Which van be computed as the output of an FIR Filter with impulse response:
127
,...,
0
],
127
[
]
[
~
*
*
n
n
p
n
p
Taking the time delay into account we obtain:
Since the preamble is random, almost white, recall that the crosscorrelation yields the
impulse response of the channel
]
[
n
y
64
128
128
0
n
n
n
128
0
127
]
[
n
p
0
1
n
0
129
n
 [ ]
h n
[ ]
yp
r n
[ ]
yp
r n
*
[ ]
p n
]
[
n
y
Compare the two (non dispersive channel):
y
r
yp
r
Autocorrelation of
received data
Crosscorrelation with
preamble
0
n
0
64
n
0
128
n
Synchronization with Dispersive Channel
Channel impulse
response
y
r
yp
r
Autocorrelation of
received data
Crosscorrelation with
preamble
0
n
Start of Data
Synchronization with Dispersive Channel
Let
be the length of the channel impulse response
64
C
L
Channel impulse
response
C
L L
In order to determine the starting point, compute the energy on a sliding window and
choose the point of maximum energy
]
[
n
r
yp
1
xcorr
]
[
n
y
]
[
n
p
n
1
0
[ ] [ ]
L
yp
k
c n r n k
]
[
n
c
]
[
n
r
yp
Maximum
energy
]
[
n
c
L
=max
length of
channel = length of CP
1
n L
]
[
n
r
yp
xcorr
]
[
n
y
]
[
n
p
]
[
n
c
Impulse response
of channel
Example
]
[
n
c
Auto
correlation
Cross
correlation
]
[
n
p
]
[
n
y
max
]
[
n
h
]
[
n
w
OFDM
TX
OFDM
RX
]
0
[
m
X
]
[
k
X
m
]
1
[
N
X
m
]
0
[
m
Y
]
[
k
Y
m
]
1
[
N
Y
m
]
[
k
X
m
]
[
]
[
]
[
]
[
k
W
k
X
k
H
k
Y
m
m
]
[
k
H
]
[
k
W
m

th data block
Channel Estimation
Recall that, at the receiver, we need the frequency response of the channel:
Transmitted:
Received:
channel freq.
response
From the Preamble
: at the beginning of the received packet. The transmitted signal in
the preamble is known at the receiver: after time synchronization, we take the FFT of
the received preamble
]
0
[
Y
64
128
128
Received Preamble:
Estimated initial time
256 samples
FFT
]
255
[
Y
]
[
k
Y
255
,...,
0
],
[
]
[
]
[
]
[
k
k
W
k
X
k
H
k
Y
p
0
n
255
,...,
0
],
[
]
[
]
[
]
[
k
k
W
k
X
k
H
k
Y
p
Solve for using a Wiener Filter (due to noise):
*
2 2
[ ] [ ]
ˆ
[ ]
 [ ] 
P
p w
Y k X k
H k
X k
noise covariance
]
[
k
H
Problem
: when we cannot compute the corresponding
frequency response
0
]
[
k
X
p
]
[
k
H
Fact: by definition,
j
k
X
p
1
]
[
254
,...,
158
,
156
100
,...,
4
,
2
k
k
if
0
]
[
k
X
p
otherwise (ie DC, odd values,
frequency guards)
Two solutions:
1.
Compute the channel estimate
2
2
*

]
[

]
[
]
[
]
[
ˆ
w
p
k
X
k
X
k
Y
k
H
preamble
only for the frequencies
k
such that
0
]
[
k
X
p
and interpolate for the other frequencies. This might not yield good results and the
channel estimate might be unreliable;
k
known
interpolate
2.
Recall the FFT and use the fact that we know the maximum length
L
of the
channel impulse response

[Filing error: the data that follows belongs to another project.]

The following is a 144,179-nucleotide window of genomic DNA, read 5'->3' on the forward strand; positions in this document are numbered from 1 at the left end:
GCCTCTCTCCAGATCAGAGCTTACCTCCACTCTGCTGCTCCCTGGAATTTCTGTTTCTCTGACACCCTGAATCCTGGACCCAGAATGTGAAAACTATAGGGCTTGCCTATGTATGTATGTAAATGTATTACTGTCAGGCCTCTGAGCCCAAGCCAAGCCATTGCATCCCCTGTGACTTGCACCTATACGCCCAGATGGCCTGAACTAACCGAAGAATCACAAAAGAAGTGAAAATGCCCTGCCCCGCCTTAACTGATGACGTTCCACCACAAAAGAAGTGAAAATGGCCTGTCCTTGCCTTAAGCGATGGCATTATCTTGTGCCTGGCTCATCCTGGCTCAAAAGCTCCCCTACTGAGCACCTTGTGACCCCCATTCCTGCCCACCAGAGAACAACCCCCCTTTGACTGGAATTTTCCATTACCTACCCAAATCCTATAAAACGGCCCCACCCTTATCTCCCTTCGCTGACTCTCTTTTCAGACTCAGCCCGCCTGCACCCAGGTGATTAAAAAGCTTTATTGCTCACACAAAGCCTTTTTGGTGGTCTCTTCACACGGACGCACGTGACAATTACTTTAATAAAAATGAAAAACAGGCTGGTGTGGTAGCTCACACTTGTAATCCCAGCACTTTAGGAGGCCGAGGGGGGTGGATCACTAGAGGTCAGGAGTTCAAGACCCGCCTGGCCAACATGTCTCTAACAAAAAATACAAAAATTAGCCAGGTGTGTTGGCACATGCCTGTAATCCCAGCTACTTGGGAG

* *
2
1
0
[ ] [ ]
[ ] [ ] [ ]
2 2
L
jk n
p p
N
n
X k X k
Y k h n e W k
]
[
]
[
]
[
]
[
k
W
k
X
k
H
k
Y
p
Since the preamble is such that either or
0

]
[

k
X
p
2

]
[

k
X
p
for the indices where we can write:
254
,...,
158
,
156
100
,...,
4
,
2
k
k
for
so that we have
100 equations and
L=
64 unknowns.
2

]
[

k
X
p
This can be written in matrix form:
* *
[ ] [ ]
[ ] [ ],
2 2
p p
k
X k X k
Y k v h W k
254
,...,
158
,
156
100
,...,
4
,
2
k
k
where
2 2
( 1)
256 256
1,
jk jk L
k
v e e
]
1
[
]
1
[
]
0
[
L
h
h
h
h
Write it in matrix form:
z Vh e
* *
1 1
2
2 2
* *
1 1
200
2 2
[2] [2] [0] [2] [2]
[200] [200] [63] [200] [200]
p p
p p
Y X v h W X
Y X v h W X
1
100
100 64
64 1
100 1
Least Squares solution
1
* *
ˆ
T T
h V V V z
this is ill conditioned.
0
10
20
30
40
50
60
70
10
15
10
10
10
5
10
0
10
5
eigenvalues
128
1
* *
ˆ
,
T T
h V V I V z
3
10
1. Generate matrix
kF=[2,4,6,…,100, 156, …, 254]’; non

null frequencies (data and pilots)
n=[0,…,63]; time index for channel impulse response
V=exp(

j*(2*pi/256)*kF*n);
M=inv(V’*V+0.001*eye(64))*V’;
Channel Frequency Response Estimation:
1
* *
T T
M V V I V
2. Generate vector
z
from received data y[n]:
Let n0 be the estimated beginning of the data, from time synchronization.
Then
y0=y(n0

256:n0

1); received preamble
Y0=
fft
(y0); decoded preamble
z=Y0(kF+1).*
conj(Xp256(kF+1
))/2; multiply by transmitted preamble
h=M*z; channel impulse response
3. Channel Frequency Response: H=fft(h, 256);
Data in
Trigger when preamble is detected
Channel
Estimate out
Simulink Implementation
]
[
n
y
]
[
k
Y
]
[
*
k
X
p
]
[
n
h
]
[
k
H
Example
:
Spectrum of
Received Signal
Estimated
Frequency
Response of
Channel
NOT TO
SCALE
As expected, it
does not match in
the Frequency
Guards
WiMax

2004 Demodulator
WiMax256.mdl
data
Ch.
Start after processing
preamble
Standard OFDM
Demod (256 carriers)
Error Correction
Decoding
Channel Tracking
In mobile applications, the channel changes and we need to track it.
IEEE802.16

2005 tracks the channel by embedding pilots within the data.
In the FUSC (Full Use of Sub Carriers) scheme, the pilots subcarriers are chosen
within the non

null subcarriers as
1
3
9
m
k
with
2
,
1
,
0
3
mod
ex
symbol_ind
m
128
for
11
,...,
0
512
for
47
,...,
0
1024
for
95
,...,
0
2048
for
191
,...,
0
FFT
FFT
FFT
FFT
N
N
N
N
k
nulls
DC
(null)
pilots
data
nulls
OFDM
Symbol
m
subcarrier
k
0
1
4
7